The Delaware is the middle valley, and the town contained nearly all that part of Ulster county lying within it. It is one of the original towns of Delaware county, as well as one of the oldest, and formerly covered all the territory of the present towns of Roxbury, Bovina, Middletown, Andes, Colchester and Hancock; nearly all of Stamford, a large part of Delhi, Hamden, Walton and Tompkins, and a small portion of Shandaken, in Ulster County, comprising more than half of the whole county of Delaware. By division it has been reduced to a territory of about fifty thousand acres or seventy-nine square miles, with a population of about three thousand inhabitants, or thirty-eight to the square mile. It lies in the southeast corner of the county, with Greene and Ulster counties on the east and south, and the towns of Roxbury Bovina and Andes on the north and west.
Sir Richard Weston - The founder of the Wey Navigation, Weston was an agricultural reformer who introduced revolutionary new land management practices that were to transform British farming. Owner of Sutton Place near Guildford, Weston was to build the canal after his experimentation with controlled flooding of pastures to boost hay yields.
Weston is credited with introducing white clover and turnips into Britain.
White clover is a protein rich fodder crop for cattle that has the added benefit of replacing nitrogen into the soil. Sir William Temple — Diplomat, statesman and essayist who bought Compton Hall near Farnham and began to expand and develop the estate that he renamed Moor Park after the house where he and his wife had spent their honeymoon.
Temple created a garden of some note in the new Dutch style and made a canal its centre piece. He died at the house.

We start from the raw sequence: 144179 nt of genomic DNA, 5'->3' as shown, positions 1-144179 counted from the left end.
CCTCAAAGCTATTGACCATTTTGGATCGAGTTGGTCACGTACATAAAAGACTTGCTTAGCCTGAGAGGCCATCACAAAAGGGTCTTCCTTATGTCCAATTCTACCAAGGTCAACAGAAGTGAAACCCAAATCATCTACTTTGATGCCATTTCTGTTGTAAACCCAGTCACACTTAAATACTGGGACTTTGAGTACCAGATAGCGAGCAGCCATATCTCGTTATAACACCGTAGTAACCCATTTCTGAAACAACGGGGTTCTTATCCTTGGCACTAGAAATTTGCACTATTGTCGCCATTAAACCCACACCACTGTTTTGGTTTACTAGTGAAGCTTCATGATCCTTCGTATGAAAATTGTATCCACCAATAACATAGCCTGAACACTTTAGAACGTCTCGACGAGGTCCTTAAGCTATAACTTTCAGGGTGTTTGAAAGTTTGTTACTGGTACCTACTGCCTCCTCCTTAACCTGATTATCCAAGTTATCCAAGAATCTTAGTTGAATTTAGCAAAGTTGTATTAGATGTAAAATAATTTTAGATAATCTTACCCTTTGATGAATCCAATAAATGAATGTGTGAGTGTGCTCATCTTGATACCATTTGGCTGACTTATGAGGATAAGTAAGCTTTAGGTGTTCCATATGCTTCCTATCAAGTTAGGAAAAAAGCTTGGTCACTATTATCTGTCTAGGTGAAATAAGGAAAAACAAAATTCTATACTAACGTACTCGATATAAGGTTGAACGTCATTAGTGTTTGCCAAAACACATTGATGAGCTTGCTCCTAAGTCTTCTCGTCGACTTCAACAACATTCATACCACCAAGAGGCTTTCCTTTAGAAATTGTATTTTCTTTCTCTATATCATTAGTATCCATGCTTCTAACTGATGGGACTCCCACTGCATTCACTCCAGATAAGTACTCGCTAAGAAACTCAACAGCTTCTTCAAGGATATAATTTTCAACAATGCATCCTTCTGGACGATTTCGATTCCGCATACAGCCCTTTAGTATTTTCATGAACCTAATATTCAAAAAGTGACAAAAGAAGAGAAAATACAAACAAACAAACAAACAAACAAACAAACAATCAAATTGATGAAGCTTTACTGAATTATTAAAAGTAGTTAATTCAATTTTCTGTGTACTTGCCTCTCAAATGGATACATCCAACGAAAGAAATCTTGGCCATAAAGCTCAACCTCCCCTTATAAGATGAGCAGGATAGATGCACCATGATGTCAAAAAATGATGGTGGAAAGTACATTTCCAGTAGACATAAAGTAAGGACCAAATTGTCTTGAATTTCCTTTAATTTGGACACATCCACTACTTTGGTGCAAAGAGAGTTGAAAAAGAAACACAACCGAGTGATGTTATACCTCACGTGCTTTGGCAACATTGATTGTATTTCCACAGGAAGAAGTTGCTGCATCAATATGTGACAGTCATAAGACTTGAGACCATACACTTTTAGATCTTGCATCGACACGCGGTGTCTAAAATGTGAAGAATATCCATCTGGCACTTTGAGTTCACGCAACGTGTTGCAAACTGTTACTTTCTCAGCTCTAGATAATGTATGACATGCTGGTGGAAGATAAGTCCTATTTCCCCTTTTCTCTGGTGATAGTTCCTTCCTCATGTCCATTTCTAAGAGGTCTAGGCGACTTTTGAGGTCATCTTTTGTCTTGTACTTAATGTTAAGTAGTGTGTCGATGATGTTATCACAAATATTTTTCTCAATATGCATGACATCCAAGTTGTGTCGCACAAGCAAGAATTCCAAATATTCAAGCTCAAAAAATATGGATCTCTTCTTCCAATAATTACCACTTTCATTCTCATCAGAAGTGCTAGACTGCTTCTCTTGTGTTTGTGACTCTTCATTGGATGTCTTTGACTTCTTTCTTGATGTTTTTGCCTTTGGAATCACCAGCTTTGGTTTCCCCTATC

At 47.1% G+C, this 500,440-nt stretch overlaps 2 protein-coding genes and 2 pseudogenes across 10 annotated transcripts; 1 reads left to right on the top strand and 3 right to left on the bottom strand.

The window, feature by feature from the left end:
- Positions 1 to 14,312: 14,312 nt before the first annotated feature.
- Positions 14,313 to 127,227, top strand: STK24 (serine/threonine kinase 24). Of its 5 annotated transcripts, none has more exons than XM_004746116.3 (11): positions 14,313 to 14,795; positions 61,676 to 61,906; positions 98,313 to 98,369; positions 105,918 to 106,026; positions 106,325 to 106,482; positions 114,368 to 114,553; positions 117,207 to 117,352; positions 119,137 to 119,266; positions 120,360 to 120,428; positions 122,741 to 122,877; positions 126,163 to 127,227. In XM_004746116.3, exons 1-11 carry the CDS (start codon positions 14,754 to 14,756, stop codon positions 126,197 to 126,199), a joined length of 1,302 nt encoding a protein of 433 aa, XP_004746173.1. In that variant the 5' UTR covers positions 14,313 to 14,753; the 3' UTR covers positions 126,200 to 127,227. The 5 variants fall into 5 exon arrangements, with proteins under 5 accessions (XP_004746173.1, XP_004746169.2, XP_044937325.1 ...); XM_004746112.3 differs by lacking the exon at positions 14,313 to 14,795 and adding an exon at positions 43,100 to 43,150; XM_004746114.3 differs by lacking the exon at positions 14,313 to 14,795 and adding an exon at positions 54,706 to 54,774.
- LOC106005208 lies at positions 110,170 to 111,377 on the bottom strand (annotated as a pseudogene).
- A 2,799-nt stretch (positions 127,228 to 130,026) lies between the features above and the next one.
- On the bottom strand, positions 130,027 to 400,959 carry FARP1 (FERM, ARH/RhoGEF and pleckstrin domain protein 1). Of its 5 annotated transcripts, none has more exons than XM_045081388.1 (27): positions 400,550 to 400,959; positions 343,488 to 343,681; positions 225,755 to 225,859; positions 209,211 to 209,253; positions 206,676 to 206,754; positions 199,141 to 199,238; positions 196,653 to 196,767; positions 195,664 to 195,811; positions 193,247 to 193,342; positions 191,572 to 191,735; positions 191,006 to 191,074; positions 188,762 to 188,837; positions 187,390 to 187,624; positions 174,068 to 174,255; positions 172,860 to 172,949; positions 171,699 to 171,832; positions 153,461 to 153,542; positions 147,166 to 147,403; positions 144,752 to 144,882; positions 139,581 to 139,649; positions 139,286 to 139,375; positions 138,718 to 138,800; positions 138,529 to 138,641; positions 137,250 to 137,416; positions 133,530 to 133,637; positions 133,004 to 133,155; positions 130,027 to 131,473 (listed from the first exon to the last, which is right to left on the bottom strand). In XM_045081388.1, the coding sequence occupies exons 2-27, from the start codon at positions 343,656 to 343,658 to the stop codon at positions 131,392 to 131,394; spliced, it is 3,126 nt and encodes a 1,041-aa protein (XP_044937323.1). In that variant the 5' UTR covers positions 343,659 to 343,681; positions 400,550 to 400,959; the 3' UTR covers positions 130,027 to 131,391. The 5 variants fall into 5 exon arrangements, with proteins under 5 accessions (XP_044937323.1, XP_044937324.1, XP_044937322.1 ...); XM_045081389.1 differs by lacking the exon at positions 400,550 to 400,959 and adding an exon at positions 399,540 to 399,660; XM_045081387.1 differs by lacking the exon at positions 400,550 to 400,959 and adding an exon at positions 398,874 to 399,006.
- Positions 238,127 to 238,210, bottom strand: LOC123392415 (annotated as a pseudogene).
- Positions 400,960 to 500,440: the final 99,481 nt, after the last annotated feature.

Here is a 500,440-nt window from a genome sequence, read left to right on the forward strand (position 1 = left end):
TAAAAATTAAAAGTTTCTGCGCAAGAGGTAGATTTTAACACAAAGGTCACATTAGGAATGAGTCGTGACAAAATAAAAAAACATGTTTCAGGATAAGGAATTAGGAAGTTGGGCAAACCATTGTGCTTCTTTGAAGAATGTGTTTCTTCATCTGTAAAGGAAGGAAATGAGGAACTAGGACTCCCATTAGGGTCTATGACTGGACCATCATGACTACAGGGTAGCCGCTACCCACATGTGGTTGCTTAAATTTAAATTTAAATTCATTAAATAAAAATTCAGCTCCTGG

He was noted as being the diplomat that successfully negotiated the marriage between William of Orange and Princess Mary of England, a deal which was formalised under the Triple Alliance of The author Jonathan Swift qv worked for Sir William for a period as his secretary.
He was court-martialled whilst a naval Admiral for retreating his Anglo-Dutch fleet during the Battle of Beachy Head in Sir Theophilus Oglethorpe - A professional soldier, politician and staunch supporter of the Stuart dynasty he owned Westbrook House now the Meath Home in Godalming.
Contemporary rumour suggested that the son born to King William and Queen Mary died at birth, and Sir Oglethorpe smuggled his own recently born son into the royal bedchamber in a warming pan to replace the dead baby and hence ensure the royal lineage was preserved.
His son James was to found the state of Georgia in when he sailed to the Americas. In his 60 years of service he fought numerous battles against the French and Spanish navies and was twice captured by the French. He was knighted shortly before his death.
Lewis Oglethorpe - At the age of 21 Oglethorpe won the seat for Haslemere in Parliament but his career as both an MP and soldier was to be shortlived.
Oglethorpe was wounded at the Battle of Schellenberg 1 in July and was to die of his wounds three months later. The Haslemere constituency was pretty much an Oglethorpe possession for quite a period as his father Sir Theophilus Oglethorpe had held the seat previously, and it was later to also be held by his two brothers, Theophilus and James respectively.
Sir Thomas Hopson d Admiral Hopson became a national hero when during the Battle of Vigo Bay in he manoeuvred his ship The Torbay to break through a nine foot 2. His family home was in Weybridge. The family pile was at Portmore Park near Weybridge.
Other works included Moll Flanders and Roxana Defoe was a prolific writer having produced over books, pamphlets and journals on a wide variety of topics. He is accredited with having been the first English writer using the novel format.